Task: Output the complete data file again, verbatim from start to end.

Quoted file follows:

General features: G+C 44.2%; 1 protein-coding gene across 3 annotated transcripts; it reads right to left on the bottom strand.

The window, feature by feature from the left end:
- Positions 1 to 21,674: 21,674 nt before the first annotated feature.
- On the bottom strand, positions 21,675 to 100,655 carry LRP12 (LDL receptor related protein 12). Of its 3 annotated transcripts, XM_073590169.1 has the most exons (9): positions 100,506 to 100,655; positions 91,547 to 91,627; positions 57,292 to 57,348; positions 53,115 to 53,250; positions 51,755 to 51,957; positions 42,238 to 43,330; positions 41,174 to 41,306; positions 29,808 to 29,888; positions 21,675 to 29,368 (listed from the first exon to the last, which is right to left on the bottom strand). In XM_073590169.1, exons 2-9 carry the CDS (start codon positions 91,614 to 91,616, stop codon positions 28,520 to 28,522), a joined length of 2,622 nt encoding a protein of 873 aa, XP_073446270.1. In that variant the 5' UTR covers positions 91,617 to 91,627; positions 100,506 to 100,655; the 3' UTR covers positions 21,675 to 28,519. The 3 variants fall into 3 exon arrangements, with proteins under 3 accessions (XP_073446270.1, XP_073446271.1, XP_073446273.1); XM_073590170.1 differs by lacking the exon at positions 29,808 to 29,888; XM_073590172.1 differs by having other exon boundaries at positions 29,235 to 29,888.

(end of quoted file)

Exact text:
General features: G+C 44.2%; 1 protein-coding gene across 3 annotated transcripts; it reads right to left on the bottom strand.

The window, feature by feature from the left end:
- Positions 1 to 21,674: 21,674 nt before the first annotated feature.
- On the bottom strand, positions 21,675 to 100,655 carry LRP12 (LDL receptor related protein 12). Of its 3 annotated transcripts, XM_073590169.1 has the most exons (9): positions 100,506 to 100,655; positions 91,547 to 91,627; positions 57,292 to 57,348; positions 53,115 to 53,250; positions 51,755 to 51,957; positions 42,238 to 43,330; positions 41,174 to 41,306; positions 29,808 to 29,888; positions 21,675 to 29,368 (listed from the first exon to the last, which is right to left on the bottom strand). In XM_073590169.1, exons 2-9 carry the CDS (start codon positions 91,614 to 91,616, stop codon positions 28,520 to 28,522), a joined length of 2,622 nt encoding a protein of 873 aa, XP_073446270.1. In that variant the 5' UTR covers positions 91,617 to 91,627; positions 100,506 to 100,655; the 3' UTR covers positions 21,675 to 28,519. The 3 variants fall into 3 exon arrangements, with proteins under 3 accessions (XP_073446270.1, XP_073446271.1, XP_073446273.1); XM_073590170.1 differs by lacking the exon at positions 29,808 to 29,888; XM_073590172.1 differs by having other exon boundaries at positions 29,235 to 29,888.